# Legendre Transformations For Dummies: Intuition & Examples

If you’ve studied thermodynamics or Hamiltonian mechanics, you’ve probably encountered the Legendre transformation at some point. The Legendre transformation is often presented as just a mathematical tool, but why is it actually used?

**The Legendre transformation is used to transform a function to another function of a different variable that contains the same information as the original function. In physics, the Legendre transformation is used to switch between different thermodynamic variables or to convert a Lagrangian into a Hamiltonian.**

So, the Legendre transformation is really just a way to represent the information of a function in a different, sometimes more useful or more convenient, way.

In this article, we’ll go over exactly what the Legendre transformation means, the **geometry** behind it, how it is used in practice as well as some examples of how it can be applied to **physics**.

## Legendre Transformations Intuitively (+ Derivation)

Let’s begin by discussing what exactly the Legendre transformation does for a function of a single variable, f(x). This can be generalized quite easily once we actually understand what is going on.

Simply put, **the Legendre transformation takes a function, f(x), and transforms it to a new function f* (the Legendre transform of f), which is now a function of the derivative of the original function, df/dx**:

The actual value of this new function f* is going to be the **y-interception point of the tangent line of f at any point**, b:

This may *seem* very random and arbitrary, however, it’s far from it.

The reason for this is that generally speaking, we can reconstruct any function f(x), with some restriction, by **just knowing its tangent line at each point on its graph**.

You can intuitively understand why; if you were to plot the tangent lines of a function at every point, they would essentially trace out the graph of the function completely.

Describing the tangent line of a function, on the other hand, requires two pieces of information; the slope of the line at each point, given by the value of df/dx, and the y-interception of the line at each point, b.

Therefore, we can encode* all* the information of a function f(x) into just these two values and this is indeed *exactly* what the Legendre transformation does; **generates a new function from df/dx and b**.

The important thing about this is that the Legendre transformation of a function then contains exactly the same information as the original function, just “presented” in a different way. This is why it’s useful in the first place.

Now, the actual **formula for calculating the Legendre transformation of a function** is given by:

Essentially, the thing on the right-hand side is just the *y-interception point of the tangent line*. You’ll find a step-by-step derivation as well as the geometry behind this below.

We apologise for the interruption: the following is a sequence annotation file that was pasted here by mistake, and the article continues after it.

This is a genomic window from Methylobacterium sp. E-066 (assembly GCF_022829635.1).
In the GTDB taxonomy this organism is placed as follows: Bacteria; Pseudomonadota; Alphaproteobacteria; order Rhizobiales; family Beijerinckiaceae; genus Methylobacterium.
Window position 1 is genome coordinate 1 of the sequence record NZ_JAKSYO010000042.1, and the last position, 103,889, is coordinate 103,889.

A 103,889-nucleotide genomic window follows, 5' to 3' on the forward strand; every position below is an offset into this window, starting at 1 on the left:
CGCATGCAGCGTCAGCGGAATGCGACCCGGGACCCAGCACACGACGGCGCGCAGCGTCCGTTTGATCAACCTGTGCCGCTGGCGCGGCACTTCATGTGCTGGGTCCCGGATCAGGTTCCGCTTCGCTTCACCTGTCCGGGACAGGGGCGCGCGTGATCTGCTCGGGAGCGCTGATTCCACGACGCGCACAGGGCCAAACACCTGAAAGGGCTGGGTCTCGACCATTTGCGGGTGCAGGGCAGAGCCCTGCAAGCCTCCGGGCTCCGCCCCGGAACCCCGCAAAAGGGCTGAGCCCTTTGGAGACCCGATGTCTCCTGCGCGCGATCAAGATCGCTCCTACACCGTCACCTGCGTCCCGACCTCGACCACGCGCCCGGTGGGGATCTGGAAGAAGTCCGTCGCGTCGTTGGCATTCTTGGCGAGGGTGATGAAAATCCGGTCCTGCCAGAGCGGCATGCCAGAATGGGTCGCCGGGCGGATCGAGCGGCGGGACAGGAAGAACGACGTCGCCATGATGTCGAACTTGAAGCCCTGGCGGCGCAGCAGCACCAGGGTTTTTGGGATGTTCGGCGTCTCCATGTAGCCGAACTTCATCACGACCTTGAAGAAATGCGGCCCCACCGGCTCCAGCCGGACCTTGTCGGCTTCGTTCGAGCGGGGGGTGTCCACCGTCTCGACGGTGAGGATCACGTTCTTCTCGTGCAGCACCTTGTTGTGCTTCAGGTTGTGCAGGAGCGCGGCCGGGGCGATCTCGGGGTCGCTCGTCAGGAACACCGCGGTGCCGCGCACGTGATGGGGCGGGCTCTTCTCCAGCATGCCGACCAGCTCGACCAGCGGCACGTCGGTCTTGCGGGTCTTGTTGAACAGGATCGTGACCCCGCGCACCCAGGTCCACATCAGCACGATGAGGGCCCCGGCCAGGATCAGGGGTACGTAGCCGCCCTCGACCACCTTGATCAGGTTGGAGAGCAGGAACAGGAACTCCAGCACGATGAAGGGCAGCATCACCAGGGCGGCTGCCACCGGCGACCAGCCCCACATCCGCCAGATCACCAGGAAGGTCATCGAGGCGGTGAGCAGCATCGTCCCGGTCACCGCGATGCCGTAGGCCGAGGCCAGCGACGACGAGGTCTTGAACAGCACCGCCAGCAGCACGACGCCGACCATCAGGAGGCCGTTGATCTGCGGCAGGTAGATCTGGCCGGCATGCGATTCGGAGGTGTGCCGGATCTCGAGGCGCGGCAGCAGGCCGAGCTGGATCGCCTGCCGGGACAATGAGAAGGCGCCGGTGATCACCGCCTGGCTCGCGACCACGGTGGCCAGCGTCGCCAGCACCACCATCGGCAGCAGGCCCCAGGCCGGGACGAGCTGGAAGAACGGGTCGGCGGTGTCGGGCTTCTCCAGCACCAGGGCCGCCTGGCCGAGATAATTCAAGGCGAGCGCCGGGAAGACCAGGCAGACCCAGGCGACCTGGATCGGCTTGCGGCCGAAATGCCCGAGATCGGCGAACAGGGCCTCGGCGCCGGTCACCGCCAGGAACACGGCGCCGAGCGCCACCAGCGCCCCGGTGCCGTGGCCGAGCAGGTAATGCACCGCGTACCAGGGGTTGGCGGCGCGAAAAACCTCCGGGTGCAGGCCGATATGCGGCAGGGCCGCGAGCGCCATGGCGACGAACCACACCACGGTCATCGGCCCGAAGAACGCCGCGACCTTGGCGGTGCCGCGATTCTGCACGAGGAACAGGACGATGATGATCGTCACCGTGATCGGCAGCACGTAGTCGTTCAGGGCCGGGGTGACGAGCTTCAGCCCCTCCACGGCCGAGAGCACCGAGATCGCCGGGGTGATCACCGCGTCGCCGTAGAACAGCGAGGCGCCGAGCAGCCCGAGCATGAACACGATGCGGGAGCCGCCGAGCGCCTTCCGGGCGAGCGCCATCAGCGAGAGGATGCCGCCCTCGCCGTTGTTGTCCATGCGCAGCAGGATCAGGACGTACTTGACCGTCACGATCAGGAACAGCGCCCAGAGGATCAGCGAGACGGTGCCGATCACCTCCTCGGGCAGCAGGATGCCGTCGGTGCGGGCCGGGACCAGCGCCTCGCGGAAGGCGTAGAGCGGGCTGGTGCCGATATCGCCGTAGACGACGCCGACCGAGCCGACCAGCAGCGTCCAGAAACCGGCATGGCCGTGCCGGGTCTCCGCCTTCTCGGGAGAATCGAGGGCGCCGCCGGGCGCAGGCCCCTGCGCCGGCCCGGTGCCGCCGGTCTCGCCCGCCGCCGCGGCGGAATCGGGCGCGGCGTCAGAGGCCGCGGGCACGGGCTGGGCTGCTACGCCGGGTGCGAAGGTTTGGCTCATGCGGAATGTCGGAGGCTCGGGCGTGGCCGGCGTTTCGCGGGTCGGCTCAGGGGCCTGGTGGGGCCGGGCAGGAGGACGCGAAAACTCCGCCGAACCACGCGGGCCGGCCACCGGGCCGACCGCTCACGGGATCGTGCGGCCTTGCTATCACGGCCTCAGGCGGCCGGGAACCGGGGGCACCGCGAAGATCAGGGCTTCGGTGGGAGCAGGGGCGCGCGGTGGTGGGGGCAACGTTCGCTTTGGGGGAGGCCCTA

To derive the formula for the Legendre transformation, we need to essentially find the value of the y-interception point of the tangent line at each point on the graph of the original function.

We’re specifically interested in finding the value of this y-interception point b here. Now, the slope of this tangent line is just going to be the derivative of this function, slope=df/dx.

We can also do a little geometry here. The value of b here is just the difference of the value of the function as well as this “height” h in the following picture:

Now, what is the value of this “h”? Well, it’s just the change in the y-coordinate, Δy, of this tangent line between x=0 and the x-value of this point we’re interested in.

The Δy, on the other hand, is just the slope of the tangent line multiplied by the change in the x-coordinate, Δx, which is nothing but the x-coordinate of this point here.

So, this y-interception point, b, is then given by:

The Legendre transformation formula is then:

## How To Calculate a Legendre Transformation (Step-By-Step)

The Legendre transformation of a function f(x) is calculated by the following steps:

**Define the function f(x) you want to take the Legendre transformation of**.**Calculate p=df/dx.****Solve for x(p) from the equation p=df/dx**.**Find f(p) by plugging x=x(p) into the original function f(x)**.**Plug in all of the above results into the Legendre transformation formula f*(p)=px(p)-f(p)**.

Note that we defined p=df/dx in the above steps simply as a shorthand notation.

Also, perhaps the most important steps given above are #3 and #4.

This is because these steps allow us to express the Legendre transformation f* **completely in terms of the variable p** (or df/dx) instead of the variable x, which is pretty much the whole point of the transformation.

In short, the process of taking a Legendre transformation could be stated as simply as multiplying of the “old” variable (in this case x) with the “new” variable (in this case p=df/dx) and subtracting the “old” function (in this case f).